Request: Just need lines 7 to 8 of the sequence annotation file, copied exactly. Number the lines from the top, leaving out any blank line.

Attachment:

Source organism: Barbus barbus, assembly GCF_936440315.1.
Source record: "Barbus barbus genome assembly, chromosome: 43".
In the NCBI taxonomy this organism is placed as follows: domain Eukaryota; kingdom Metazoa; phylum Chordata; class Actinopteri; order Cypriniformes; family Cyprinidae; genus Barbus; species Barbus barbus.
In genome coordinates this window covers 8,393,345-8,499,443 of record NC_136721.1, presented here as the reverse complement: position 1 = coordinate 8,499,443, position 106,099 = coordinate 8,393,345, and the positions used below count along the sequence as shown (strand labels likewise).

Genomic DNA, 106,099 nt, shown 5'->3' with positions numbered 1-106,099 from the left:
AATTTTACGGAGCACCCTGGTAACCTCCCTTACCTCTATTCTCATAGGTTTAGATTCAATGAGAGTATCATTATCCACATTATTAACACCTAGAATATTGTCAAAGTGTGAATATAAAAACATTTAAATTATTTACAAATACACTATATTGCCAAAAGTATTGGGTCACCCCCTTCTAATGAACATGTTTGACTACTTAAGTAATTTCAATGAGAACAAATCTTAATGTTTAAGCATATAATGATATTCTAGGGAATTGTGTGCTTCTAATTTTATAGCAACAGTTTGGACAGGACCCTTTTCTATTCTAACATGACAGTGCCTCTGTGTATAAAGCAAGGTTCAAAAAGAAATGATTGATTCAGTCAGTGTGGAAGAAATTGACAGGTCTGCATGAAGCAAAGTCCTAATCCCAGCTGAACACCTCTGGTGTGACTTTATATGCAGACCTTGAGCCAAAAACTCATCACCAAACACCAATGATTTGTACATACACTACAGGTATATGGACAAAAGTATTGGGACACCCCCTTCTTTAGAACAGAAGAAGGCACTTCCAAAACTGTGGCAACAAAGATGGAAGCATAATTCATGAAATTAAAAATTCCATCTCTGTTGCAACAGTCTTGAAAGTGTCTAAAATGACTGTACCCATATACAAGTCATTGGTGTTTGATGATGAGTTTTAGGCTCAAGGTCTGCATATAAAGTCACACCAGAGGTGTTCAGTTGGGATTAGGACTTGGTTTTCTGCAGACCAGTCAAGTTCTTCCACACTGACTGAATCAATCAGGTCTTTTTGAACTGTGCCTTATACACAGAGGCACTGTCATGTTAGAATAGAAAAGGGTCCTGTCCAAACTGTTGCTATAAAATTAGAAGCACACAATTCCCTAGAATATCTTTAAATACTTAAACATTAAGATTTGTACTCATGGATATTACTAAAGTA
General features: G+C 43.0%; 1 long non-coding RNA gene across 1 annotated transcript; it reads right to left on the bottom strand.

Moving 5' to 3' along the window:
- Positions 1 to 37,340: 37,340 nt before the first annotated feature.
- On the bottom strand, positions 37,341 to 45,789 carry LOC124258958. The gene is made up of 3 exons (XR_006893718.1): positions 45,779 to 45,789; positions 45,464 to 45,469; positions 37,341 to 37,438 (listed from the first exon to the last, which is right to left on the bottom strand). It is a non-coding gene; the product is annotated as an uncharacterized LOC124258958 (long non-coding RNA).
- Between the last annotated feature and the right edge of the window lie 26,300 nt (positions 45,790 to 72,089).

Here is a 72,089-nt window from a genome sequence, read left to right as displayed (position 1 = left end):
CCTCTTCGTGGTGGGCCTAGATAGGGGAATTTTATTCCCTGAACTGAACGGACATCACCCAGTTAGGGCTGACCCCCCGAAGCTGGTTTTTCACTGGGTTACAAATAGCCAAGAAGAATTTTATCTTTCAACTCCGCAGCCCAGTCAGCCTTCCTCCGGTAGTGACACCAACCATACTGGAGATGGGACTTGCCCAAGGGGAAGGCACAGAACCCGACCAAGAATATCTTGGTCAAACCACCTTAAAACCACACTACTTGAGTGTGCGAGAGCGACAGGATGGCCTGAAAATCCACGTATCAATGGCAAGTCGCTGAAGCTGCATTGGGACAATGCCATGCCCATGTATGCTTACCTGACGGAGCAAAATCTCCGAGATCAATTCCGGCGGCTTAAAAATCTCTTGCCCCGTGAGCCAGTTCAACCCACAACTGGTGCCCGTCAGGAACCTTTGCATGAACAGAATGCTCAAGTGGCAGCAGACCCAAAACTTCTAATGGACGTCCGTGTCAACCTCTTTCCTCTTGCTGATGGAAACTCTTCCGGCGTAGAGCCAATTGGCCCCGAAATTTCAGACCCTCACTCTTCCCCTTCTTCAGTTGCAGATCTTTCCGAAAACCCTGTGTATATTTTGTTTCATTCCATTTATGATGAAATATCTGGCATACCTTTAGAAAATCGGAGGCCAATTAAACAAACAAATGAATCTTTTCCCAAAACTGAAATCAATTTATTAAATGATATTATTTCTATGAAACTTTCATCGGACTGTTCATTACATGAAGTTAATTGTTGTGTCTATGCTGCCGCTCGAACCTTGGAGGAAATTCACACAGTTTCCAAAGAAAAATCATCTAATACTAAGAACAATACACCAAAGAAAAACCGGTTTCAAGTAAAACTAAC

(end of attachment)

General features: G+C 43.0%; 1 long non-coding RNA gene across 1 annotated transcript; it reads right to left on the bottom strand.

Moving 5' to 3' along the window: